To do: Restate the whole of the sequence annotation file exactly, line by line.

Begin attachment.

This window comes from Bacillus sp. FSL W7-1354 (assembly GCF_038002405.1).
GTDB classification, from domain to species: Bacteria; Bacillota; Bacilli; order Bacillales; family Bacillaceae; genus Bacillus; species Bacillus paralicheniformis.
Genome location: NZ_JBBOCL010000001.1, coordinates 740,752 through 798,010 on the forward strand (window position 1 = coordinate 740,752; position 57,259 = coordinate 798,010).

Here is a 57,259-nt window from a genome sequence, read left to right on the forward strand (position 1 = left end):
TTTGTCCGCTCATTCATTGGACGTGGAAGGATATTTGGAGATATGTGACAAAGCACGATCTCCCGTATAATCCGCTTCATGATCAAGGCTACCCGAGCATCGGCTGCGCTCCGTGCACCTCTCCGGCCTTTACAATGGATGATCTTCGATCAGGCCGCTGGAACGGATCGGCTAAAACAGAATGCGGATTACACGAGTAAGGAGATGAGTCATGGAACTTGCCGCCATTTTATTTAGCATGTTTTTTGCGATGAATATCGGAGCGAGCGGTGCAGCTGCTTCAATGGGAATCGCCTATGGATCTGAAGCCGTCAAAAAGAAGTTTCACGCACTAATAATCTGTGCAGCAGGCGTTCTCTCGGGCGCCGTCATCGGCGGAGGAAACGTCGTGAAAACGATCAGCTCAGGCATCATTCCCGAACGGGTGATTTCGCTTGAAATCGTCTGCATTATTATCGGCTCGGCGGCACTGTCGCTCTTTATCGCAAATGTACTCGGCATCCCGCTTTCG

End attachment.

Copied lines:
This window comes from Bacillus sp. FSL W7-1354 (assembly GCF_038002405.1).
GTDB classification, from domain to species: Bacteria; Bacillota; Bacilli; order Bacillales; family Bacillaceae; genus Bacillus; species Bacillus paralicheniformis.
Genome location: NZ_JBBOCL010000001.1, coordinates 740,752 through 798,010 on the forward strand (window position 1 = coordinate 740,752; position 57,259 = coordinate 798,010).

Here is a 57,259-nt window from a genome sequence, read left to right on the forward strand (position 1 = left end):
TTTGTCCGCTCATTCATTGGACGTGGAAGGATATTTGGAGATATGTGACAAAGCACGATCTCCCGTATAATCCGCTTCATGATCAAGGCTACCCGAGCATCGGCTGCGCTCCGTGCACCTCTCCGGCCTTTACAATGGATGATCTTCGATCAGGCCGCTGGAACGGATCGGCTAAAACAGAATGCGGATTACACGAGTAAGGAGATGAGTCATGGAACTTGCCGCCATTTTATTTAGCATGTTTTTTGCGATGAATATCGGAGCGAGCGGTGCAGCTGCTTCAATGGGAATCGCCTATGGATCTGAAGCCGTCAAAAAGAAGTTTCACGCACTAATAATCTGTGCAGCAGGCGTTCTCTCGGGCGCCGTCATCGGCGGAGGAAACGTCGTGAAAACGATCAGCTCAGGCATCATTCCCGAACGGGTGATTTCGCTTGAAATCGTCTGCATTATTATCGGCTCGGCGGCACTGTCGCTCTTTATCGCAAATGTACTCGGCATCCCGCTTTCG